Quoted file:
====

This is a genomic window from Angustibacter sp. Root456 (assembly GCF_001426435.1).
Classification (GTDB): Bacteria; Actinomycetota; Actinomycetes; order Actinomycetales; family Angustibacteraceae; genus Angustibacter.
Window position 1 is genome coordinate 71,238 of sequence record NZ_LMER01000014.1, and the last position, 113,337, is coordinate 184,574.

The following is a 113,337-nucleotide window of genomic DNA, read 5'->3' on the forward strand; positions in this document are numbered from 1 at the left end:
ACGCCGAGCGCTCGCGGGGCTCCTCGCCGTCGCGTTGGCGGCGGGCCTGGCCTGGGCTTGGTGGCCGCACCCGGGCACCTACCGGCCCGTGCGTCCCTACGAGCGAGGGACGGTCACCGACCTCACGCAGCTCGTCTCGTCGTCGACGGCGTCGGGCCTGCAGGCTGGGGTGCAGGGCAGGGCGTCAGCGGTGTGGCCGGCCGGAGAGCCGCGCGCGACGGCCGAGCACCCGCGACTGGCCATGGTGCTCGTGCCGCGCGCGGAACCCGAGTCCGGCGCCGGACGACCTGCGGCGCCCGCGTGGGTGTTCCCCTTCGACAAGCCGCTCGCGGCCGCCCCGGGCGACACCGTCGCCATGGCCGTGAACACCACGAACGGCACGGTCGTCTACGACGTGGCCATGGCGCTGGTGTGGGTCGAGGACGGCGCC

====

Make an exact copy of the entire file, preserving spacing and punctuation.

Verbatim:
This is a genomic window from Angustibacter sp. Root456 (assembly GCF_001426435.1).
Classification (GTDB): Bacteria; Actinomycetota; Actinomycetes; order Actinomycetales; family Angustibacteraceae; genus Angustibacter.
Window position 1 is genome coordinate 71,238 of sequence record NZ_LMER01000014.1, and the last position, 113,337, is coordinate 184,574.

The following is a 113,337-nucleotide window of genomic DNA, read 5'->3' on the forward strand; positions in this document are numbered from 1 at the left end:
ACGCCGAGCGCTCGCGGGGCTCCTCGCCGTCGCGTTGGCGGCGGGCCTGGCCTGGGCTTGGTGGCCGCACCCGGGCACCTACCGGCCCGTGCGTCCCTACGAGCGAGGGACGGTCACCGACCTCACGCAGCTCGTCTCGTCGTCGACGGCGTCGGGCCTGCAGGCTGGGGTGCAGGGCAGGGCGTCAGCGGTGTGGCCGGCCGGAGAGCCGCGCGCGACGGCCGAGCACCCGCGACTGGCCATGGTGCTCGTGCCGCGCGCGGAACCCGAGTCCGGCGCCGGACGACCTGCGGCGCCCGCGTGGGTGTTCCCCTTCGACAAGCCGCTCGCGGCCGCCCCGGGCGACACCGTCGCCATGGCCGTGAACACCACGAACGGCACGGTCGTCTACGACGTGGCCATGGCGCTGGTGTGGGTCGAGGACGGCGCC